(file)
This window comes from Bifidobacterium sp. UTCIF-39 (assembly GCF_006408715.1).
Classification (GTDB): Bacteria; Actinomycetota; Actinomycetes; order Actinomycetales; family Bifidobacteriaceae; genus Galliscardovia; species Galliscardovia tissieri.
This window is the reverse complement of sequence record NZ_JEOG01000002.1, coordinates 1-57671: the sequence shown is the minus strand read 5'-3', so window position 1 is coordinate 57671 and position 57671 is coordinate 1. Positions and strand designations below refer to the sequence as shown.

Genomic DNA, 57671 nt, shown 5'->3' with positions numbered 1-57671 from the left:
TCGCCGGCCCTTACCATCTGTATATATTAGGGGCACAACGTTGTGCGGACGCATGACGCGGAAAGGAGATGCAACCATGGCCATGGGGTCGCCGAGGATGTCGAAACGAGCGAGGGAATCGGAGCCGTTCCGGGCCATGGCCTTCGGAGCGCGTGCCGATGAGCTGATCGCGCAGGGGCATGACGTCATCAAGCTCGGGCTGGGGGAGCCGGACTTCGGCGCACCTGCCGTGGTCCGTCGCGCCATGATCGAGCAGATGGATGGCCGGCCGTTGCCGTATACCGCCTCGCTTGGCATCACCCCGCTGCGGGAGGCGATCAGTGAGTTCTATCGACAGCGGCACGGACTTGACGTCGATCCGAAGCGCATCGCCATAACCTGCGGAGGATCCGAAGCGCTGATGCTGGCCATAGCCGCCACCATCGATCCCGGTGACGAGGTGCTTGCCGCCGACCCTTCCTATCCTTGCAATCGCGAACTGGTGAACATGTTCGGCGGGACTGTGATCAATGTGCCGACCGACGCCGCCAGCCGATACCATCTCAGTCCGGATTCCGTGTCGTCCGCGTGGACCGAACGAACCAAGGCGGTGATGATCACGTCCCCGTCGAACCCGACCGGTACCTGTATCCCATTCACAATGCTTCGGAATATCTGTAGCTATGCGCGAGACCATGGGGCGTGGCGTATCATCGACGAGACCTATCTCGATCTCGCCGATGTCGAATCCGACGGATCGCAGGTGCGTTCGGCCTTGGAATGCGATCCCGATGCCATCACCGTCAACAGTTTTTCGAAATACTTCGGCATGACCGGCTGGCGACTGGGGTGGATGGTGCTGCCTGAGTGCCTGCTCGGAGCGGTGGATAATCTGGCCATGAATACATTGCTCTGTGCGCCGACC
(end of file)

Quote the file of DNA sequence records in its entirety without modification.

This window comes from Bifidobacterium sp. UTCIF-39 (assembly GCF_006408715.1).
Classification (GTDB): Bacteria; Actinomycetota; Actinomycetes; order Actinomycetales; family Bifidobacteriaceae; genus Galliscardovia; species Galliscardovia tissieri.
This window is the reverse complement of sequence record NZ_JEOG01000002.1, coordinates 1-57671: the sequence shown is the minus strand read 5'-3', so window position 1 is coordinate 57671 and position 57671 is coordinate 1. Positions and strand designations below refer to the sequence as shown.

Genomic DNA, 57671 nt, shown 5'->3' with positions numbered 1-57671 from the left:
TCGCCGGCCCTTACCATCTGTATATATTAGGGGCACAACGTTGTGCGGACGCATGACGCGGAAAGGAGATGCAACCATGGCCATGGGGTCGCCGAGGATGTCGAAACGAGCGAGGGAATCGGAGCCGTTCCGGGCCATGGCCTTCGGAGCGCGTGCCGATGAGCTGATCGCGCAGGGGCATGACGTCATCAAGCTCGGGCTGGGGGAGCCGGACTTCGGCGCACCTGCCGTGGTCCGTCGCGCCATGATCGAGCAGATGGATGGCCGGCCGTTGCCGTATACCGCCTCGCTTGGCATCACCCCGCTGCGGGAGGCGATCAGTGAGTTCTATCGACAGCGGCACGGACTTGACGTCGATCCGAAGCGCATCGCCATAACCTGCGGAGGATCCGAAGCGCTGATGCTGGCCATAGCCGCCACCATCGATCCCGGTGACGAGGTGCTTGCCGCCGACCCTTCCTATCCTTGCAATCGCGAACTGGTGAACATGTTCGGCGGGACTGTGATCAATGTGCCGACCGACGCCGCCAGCCGATACCATCTCAGTCCGGATTCCGTGTCGTCCGCGTGGACCGAACGAACCAAGGCGGTGATGATCACGTCCCCGTCGAACCCGACCGGTACCTGTATCCCATTCACAATGCTTCGGAATATCTGTAGCTATGCGCGAGACCATGGGGCGTGGCGTATCATCGACGAGACCTATCTCGATCTCGCCGATGTCGAATCCGACGGATCGCAGGTGCGTTCGGCCTTGGAATGCGATCCCGATGCCATCACCGTCAACAGTTTTTCGAAATACTTCGGCATGACCGGCTGGCGACTGGGGTGGATGGTGCTGCCTGAGTGCCTGCTCGGAGCGGTGGATAATCTGGCCATGAATACATTGCTCTGTGCGCCGACC